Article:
Updated: May 7
With fentanyl deaths surging, some California lawmakers and prosecutors argue that illegal sale and trafficking of the drug should be subject to stricter punishments because of its destructiveness
Fentanyl was blamed in a majority of 713 fatal overdoses in San Francisco last year, with this year's overdose count on track to well exceed that count, according to the Medical Examiner
Fentanyl cases make up a significant chunk of felony drug cases at San Francisco Superior Court, but there is little sign that they are handled differently compared to other, less deadly drugs
In 2020, individuals booked for felony drug sales were released the same day or the next day 84% of the time; in about one-third of bookings, the individual was also found in violation of a court order
In 2019, a San Francisco budget analyst published a report estimating that open-air drug markets, heavily concentrated in the Tenderloin neighborhood, cost the City more than $12 million per year in enforcement expenses. Accounting for the human toll, the true costs of San Francisco’s open-air drug markets are far greater.
Residents and merchants confront a relentless gauntlet of smoke, syringes, sirens and threats by sometimes-hostile drug dealers, who loiter by the dozens on sidewalks, in doorways and in the street. Their customers slump nearby, disoriented or unconscious. Overdoses in San Francisco are on track to exceed last year's historic high of 713, nearly three-quarters of which were attributed to fentanyl.
"It feels like we can't escape the negative: the suffering, the misery, the constant reminder that bad things are happening outside and no one seems to give a damn about it," wrote Kristen Villalobos, a Tenderloin resident of 13 years, in a recent letter to the Street Level Drug Dealing Task Force. ”The Tenderloin is a beautiful community, and we deserve safety. Please help us get back to where we were before.”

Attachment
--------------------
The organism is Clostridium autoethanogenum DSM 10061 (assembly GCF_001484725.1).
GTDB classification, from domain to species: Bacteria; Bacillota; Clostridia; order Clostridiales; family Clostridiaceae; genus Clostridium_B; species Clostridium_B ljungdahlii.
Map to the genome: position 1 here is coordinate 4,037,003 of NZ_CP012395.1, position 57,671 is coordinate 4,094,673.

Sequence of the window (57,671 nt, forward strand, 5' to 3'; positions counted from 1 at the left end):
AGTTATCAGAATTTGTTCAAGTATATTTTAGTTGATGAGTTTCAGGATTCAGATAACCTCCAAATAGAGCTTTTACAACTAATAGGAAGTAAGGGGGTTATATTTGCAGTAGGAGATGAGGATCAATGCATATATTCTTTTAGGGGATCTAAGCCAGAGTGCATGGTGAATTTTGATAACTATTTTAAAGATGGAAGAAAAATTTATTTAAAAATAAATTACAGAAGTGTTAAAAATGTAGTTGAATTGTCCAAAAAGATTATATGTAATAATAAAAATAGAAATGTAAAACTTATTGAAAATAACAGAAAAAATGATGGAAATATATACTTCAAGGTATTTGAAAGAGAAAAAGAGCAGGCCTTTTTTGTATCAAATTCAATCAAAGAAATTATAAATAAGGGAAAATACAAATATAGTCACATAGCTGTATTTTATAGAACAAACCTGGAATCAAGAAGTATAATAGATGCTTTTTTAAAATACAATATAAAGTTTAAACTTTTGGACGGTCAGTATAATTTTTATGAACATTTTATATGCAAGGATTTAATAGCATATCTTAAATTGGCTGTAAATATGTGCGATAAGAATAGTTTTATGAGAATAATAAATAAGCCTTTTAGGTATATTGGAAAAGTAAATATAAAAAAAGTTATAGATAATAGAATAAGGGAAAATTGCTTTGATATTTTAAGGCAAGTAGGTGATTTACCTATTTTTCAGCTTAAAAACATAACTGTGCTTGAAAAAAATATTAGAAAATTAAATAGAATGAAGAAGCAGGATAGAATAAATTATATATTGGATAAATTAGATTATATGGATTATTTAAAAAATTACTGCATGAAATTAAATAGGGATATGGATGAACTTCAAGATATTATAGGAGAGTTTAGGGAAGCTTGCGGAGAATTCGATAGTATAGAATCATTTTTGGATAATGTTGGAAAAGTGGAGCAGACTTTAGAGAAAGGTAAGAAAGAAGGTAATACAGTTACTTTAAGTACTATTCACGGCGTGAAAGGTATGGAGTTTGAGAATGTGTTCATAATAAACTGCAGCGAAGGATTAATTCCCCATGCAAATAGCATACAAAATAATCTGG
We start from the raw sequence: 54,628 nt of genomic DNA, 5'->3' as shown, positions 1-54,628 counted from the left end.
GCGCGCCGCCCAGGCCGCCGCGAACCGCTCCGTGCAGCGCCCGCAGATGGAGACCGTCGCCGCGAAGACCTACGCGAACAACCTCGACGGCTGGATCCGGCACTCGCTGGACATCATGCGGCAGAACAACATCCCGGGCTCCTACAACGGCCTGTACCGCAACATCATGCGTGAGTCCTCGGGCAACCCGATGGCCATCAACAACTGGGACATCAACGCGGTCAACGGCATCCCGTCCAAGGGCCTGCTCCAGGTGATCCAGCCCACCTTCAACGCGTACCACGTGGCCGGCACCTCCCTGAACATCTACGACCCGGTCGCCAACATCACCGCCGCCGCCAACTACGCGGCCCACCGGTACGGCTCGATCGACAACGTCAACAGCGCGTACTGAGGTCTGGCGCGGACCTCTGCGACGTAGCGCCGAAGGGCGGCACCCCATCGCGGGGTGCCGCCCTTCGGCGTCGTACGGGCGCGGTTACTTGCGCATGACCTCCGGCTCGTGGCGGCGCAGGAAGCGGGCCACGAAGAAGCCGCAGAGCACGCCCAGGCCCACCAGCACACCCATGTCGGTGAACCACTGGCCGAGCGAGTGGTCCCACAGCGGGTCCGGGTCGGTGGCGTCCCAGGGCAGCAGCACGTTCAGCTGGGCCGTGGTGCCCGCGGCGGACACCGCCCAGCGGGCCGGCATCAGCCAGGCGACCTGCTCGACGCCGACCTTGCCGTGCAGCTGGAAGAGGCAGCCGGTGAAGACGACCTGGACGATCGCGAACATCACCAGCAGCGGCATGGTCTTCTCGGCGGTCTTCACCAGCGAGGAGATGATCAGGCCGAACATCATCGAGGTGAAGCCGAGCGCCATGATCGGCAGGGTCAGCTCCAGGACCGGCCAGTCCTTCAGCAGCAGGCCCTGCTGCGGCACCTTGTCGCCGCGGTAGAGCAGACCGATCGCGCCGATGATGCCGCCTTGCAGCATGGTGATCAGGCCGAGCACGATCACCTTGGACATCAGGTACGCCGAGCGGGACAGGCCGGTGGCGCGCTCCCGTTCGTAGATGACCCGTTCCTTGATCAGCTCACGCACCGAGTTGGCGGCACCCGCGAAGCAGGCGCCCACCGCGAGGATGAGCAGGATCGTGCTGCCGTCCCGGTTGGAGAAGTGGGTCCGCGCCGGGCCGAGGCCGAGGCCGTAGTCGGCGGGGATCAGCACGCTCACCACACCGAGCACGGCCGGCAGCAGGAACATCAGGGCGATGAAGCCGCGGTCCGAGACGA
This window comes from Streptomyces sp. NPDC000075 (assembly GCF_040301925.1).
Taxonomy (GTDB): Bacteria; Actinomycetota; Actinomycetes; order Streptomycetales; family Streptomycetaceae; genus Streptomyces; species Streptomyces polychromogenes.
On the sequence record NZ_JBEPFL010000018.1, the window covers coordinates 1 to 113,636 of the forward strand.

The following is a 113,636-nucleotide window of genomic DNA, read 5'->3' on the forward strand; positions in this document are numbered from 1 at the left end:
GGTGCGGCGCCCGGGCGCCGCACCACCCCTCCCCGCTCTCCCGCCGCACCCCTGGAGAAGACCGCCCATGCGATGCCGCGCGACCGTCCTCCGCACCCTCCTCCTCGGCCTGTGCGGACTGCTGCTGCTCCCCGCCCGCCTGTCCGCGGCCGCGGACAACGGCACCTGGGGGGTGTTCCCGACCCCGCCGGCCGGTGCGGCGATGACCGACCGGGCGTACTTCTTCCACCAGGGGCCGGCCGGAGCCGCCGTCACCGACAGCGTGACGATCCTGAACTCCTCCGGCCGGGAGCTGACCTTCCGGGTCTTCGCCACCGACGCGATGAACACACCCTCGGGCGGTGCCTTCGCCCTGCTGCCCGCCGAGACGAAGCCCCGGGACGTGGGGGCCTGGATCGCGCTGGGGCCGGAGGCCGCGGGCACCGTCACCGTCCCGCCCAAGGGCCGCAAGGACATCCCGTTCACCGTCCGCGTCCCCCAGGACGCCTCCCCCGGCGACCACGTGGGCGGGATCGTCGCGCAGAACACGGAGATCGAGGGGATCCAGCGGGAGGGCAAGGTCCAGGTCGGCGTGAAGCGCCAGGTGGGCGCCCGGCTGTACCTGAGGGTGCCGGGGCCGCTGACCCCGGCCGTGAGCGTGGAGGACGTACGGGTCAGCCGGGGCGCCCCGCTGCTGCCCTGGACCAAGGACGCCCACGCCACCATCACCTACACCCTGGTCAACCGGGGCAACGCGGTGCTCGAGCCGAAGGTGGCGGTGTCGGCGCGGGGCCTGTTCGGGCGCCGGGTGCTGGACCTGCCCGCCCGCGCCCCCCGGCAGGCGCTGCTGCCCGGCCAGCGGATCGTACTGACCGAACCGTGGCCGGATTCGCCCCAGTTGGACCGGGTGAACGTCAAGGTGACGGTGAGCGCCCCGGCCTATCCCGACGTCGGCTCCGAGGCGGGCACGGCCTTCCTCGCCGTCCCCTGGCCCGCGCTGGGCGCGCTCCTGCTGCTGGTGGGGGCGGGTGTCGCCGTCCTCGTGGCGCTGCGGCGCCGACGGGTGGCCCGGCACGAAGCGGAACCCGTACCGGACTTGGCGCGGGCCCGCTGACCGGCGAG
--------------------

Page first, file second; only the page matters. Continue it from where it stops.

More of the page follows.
Tenderloin locals, along with a chorus of public health, law enforcement and policy experts, blame deteriorating conditions in the neighborhood on fentanyl. Up to 50 times more potent than heroin, fentanyl triggered a larger spike in overdoses per capita in San Francisco than in any other Western city between 2016 and 2019, according to the National Institutes of Health. The San Francisco Police Department says it confiscated 5.5 kilos of fentanyl in the Tenderloin in 2020, along with 2.8 kilos in the first three months of this year. As those cases proceed, however, there's little evidence that the drug's destructiveness makes a meaningful difference in court.
"This strikes me as a matter of public safety," said San Francisco Superior Court Judge Brian Ferrall at a March 1 hearing for a defendant accused of selling 170g of fentanyl, a quantity equivalent to about 85,000 doses.
Fentanyl is commonly sold either in the form of powder or pressed pills that can be marketed as something else, according to Wade Shannon, special agent in charge of the Drug Enforcement Administration’s San Francisco division. The drug is cheap, relatively easy to manufacture and transport, and costs around $100 wholesale for 2.5 grams, he said. Depending on one’s tolerance level, as little as 2mg of fentanyl can trigger a fatal overdose.